We published a quick look at the Galaxy S7 and S7 edge earlier this week, but today we had a chance to really sit down with the phones and learn a few things. With that in mind, here's our full hands-on.
The hardware on the new S7 and S7 edge is going to be deeply familiar to those with a Galaxy S6, Note 5, or S6 Edge+ - the design features are only slightly evolved, with most of the changes being internal. That's not to say nothing's changed on the outside, though. Samsung specifically considered user feedback, particularly from the S6 edge, and made the phone feel softer and smooth to hold around the sides.
OPPO might have just blown everyone's mind with its Super VOOC fast charging technology, but that doesn't mean that the company's MWC announcements are over. SmartSensor is its new Optical Image Stabilization technology and it happens to be the smallest, fastest, and most precise sensor available on smartphones right now.
OPPO explains that SmartSensor is built on sensor-based OIS (or sensor-shift OIS) as opposed to the current lens-based OIS technologies in smartphones. Instead of using a motor to shift the lens around to compensate for movement, it keeps the lens stable but moves the sensor to counter the motion. It's also as thin as two sheets of paper, overcoming the size limitation when being implemented in modern smartphones.
The Galaxy S5 was water-resistant, one of the most hyped features of that particular Samsung generation. The Galaxy S6... wasn't. While the S6 and S6 Edge were huge leaps forward for Samsung in terms of both style and engineering, the loss of water resistance (not to mention expandable storage) was a bummer for some. T-Mobile employee Des would seem to agree, since he took advantage of the Ingress Protection 68 rating on the new Galaxy S7 to unbox the phone underwater. It sure beats the usual blogger's desk, right?
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For mobile payments to really take off, the functionality needs to be available to far more than merely the latest devices. For this reason, the SD Association, a non-profit that sets memory card standards, is pushing a means to use microSD cards to make otherwise incompatible devices compatible.
The SD association calls this technology smartSD. The technology apparently enables a secure element for Host Card Emulation, a necessary step for creating digital copies of payment cards the way we've seen in Google Wallet and Android Pay. SmartSD uses a device's native NFC, removing the need to embed such technology into the card directly.
Today at MWC, Sony announced four new connected gadgets which it hopes will let people look up from their phone screens more and engage the world around them. The products include a bluetooth earpiece, a wearable camera, a vertical projector, and a friendly robot, which are respectively called the Xperia Ear, Xperia Eye, Xperia Projector, and Xperia Agent.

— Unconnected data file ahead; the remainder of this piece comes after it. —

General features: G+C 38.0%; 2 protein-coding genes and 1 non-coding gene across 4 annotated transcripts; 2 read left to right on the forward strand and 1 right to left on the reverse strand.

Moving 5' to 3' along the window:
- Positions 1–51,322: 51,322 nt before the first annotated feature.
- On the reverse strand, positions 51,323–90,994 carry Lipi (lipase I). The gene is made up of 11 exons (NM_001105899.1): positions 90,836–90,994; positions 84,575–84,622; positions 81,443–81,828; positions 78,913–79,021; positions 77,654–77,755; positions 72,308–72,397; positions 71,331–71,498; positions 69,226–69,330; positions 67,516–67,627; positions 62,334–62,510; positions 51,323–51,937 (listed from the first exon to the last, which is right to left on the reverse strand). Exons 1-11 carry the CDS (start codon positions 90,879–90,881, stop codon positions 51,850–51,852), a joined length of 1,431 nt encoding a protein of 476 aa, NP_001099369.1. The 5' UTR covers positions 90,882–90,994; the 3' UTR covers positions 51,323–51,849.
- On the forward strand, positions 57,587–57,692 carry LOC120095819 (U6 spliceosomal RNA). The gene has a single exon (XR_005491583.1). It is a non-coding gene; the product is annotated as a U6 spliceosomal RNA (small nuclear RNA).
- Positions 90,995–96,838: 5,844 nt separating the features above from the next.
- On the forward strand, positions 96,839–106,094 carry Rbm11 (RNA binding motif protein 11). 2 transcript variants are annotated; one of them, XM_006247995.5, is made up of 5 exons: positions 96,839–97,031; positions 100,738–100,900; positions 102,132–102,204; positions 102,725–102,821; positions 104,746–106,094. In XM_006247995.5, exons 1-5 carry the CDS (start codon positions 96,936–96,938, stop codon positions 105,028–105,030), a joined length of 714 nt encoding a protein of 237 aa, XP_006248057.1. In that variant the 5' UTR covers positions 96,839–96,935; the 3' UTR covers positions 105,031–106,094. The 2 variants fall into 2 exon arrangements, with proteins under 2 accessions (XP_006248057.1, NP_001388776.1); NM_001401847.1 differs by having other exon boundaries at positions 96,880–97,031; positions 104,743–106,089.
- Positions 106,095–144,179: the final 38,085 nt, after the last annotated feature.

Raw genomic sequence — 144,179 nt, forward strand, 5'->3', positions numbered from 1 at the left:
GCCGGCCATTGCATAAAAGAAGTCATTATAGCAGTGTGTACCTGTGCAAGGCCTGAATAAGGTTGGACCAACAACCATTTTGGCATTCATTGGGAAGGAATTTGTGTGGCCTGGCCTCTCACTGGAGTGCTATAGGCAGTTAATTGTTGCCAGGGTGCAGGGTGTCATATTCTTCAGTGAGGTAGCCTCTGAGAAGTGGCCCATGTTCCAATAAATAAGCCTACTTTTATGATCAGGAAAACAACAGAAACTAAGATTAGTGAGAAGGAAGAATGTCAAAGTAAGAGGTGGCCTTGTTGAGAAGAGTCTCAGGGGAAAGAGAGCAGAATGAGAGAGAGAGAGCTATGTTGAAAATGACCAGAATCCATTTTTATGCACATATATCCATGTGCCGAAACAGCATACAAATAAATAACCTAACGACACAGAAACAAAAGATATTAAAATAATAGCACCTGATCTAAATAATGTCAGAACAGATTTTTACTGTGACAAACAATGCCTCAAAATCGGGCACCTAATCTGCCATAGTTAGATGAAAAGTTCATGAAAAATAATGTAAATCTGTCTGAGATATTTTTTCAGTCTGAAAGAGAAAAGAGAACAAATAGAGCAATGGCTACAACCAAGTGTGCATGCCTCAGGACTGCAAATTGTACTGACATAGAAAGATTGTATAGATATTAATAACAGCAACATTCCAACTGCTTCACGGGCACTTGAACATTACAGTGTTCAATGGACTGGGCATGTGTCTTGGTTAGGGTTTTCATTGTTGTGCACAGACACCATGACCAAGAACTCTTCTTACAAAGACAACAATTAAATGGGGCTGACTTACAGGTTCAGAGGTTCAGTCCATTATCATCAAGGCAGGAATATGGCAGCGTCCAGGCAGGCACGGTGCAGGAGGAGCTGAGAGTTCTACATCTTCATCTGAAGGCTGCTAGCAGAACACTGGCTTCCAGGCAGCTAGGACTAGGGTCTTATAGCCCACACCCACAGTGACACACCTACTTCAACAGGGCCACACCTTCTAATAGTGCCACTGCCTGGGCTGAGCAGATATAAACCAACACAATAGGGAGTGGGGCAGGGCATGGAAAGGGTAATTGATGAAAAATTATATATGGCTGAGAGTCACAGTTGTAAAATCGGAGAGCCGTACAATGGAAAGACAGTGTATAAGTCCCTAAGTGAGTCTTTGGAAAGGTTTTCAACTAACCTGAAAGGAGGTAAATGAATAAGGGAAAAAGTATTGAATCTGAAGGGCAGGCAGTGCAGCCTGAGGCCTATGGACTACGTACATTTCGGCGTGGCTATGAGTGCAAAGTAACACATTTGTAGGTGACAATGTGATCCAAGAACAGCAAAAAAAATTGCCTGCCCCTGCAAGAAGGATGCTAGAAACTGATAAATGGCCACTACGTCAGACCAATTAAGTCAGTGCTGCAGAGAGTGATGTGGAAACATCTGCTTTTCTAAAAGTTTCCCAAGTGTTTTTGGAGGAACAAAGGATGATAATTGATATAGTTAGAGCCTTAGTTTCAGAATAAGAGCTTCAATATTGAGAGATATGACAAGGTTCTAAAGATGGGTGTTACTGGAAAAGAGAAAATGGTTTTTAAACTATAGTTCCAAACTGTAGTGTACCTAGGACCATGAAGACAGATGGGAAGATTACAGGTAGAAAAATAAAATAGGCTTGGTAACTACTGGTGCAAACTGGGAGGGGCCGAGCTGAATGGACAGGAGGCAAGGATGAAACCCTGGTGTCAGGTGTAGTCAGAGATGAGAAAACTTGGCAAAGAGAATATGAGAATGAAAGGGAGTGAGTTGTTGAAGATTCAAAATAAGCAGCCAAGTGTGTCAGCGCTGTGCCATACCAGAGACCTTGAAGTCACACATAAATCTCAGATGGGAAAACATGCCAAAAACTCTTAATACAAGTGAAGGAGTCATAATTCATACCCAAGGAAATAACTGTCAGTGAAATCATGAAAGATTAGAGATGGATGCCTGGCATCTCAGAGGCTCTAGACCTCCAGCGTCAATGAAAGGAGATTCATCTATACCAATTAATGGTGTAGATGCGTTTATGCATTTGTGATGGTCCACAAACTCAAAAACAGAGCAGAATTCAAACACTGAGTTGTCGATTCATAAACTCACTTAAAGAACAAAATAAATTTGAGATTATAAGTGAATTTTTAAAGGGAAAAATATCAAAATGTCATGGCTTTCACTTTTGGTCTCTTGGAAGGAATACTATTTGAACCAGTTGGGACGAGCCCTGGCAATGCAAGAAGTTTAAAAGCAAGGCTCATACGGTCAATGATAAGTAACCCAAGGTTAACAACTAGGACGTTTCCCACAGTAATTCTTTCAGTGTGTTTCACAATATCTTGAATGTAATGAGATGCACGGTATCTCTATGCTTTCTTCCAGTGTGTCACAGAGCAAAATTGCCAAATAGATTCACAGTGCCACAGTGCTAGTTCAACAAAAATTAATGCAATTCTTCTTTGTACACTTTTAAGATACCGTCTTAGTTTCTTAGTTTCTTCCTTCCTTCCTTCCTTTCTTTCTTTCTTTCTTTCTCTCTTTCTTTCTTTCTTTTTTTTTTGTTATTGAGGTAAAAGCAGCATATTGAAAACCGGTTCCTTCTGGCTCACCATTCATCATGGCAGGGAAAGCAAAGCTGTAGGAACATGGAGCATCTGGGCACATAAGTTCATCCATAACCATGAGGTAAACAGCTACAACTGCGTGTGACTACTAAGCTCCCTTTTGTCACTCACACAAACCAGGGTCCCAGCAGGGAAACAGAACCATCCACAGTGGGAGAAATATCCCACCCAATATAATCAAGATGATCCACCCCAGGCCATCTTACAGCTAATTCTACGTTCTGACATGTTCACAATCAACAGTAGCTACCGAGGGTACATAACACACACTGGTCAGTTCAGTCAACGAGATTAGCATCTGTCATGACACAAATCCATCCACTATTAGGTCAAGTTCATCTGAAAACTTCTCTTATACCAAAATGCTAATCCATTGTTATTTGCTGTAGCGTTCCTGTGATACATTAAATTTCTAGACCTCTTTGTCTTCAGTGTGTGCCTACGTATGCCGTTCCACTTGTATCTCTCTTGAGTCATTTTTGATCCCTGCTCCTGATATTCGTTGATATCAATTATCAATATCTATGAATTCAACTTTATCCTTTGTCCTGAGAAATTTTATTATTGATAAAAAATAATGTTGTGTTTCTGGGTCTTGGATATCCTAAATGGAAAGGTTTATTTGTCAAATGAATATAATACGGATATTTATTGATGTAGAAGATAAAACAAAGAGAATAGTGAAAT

Three of those products are actually just concepts: only the Xperia Ear has an expected launch date, and it won't come out until later this summer. The remaining products — the Eye, Projector, and Agent — are nowhere to be seen here at MWC and it will likely take some time for them to get to market, if they do at all.
Here at MWC in Barcelona this morning, Sony announced an all-new series of Xperia devices: the X series. Sorry, folks - no Z6 to be found here. But the X Performance may pique your interest regardless. We had a chance to play with the X and XA (the X Performance was not being shown, just dummy units), so let's talk specs and first thoughts.
Earlier this evening in Barcelona, we had our first chance to look at the Galaxy S7 and S7 edge in the flesh. Unfortunately, it wasn't under ideal conditions, and I don't feel comfortable putting down a large number of thoughts about the devices just yet. We need some more time with them. But, we did manage to record a video demonstrating the phones, as well as snap a gallery of photos for your perusal, should you be so interested. We'll have a full hands-on of the S7 and S7 edge later this week, but for now, here's our first look at Samsung's new flagship duo.
A thermal camera smartphone may not sound like the most useful thing to you in the world, but there's little doubt a niche market for such a thing probably exists, not to mention the undeniable cool factor. And by cool, I mean hot. As in heat. Temperature jokes. The CAT S60 (our announcement post here) features the same thermal imaging sensor found in FLIR's FLIR One dongles for Android and iOS devices, and that's a damn good system - we reviewed it.
By slapping it inside a smartphone, FLIR has eliminated one of the major complaints about the device.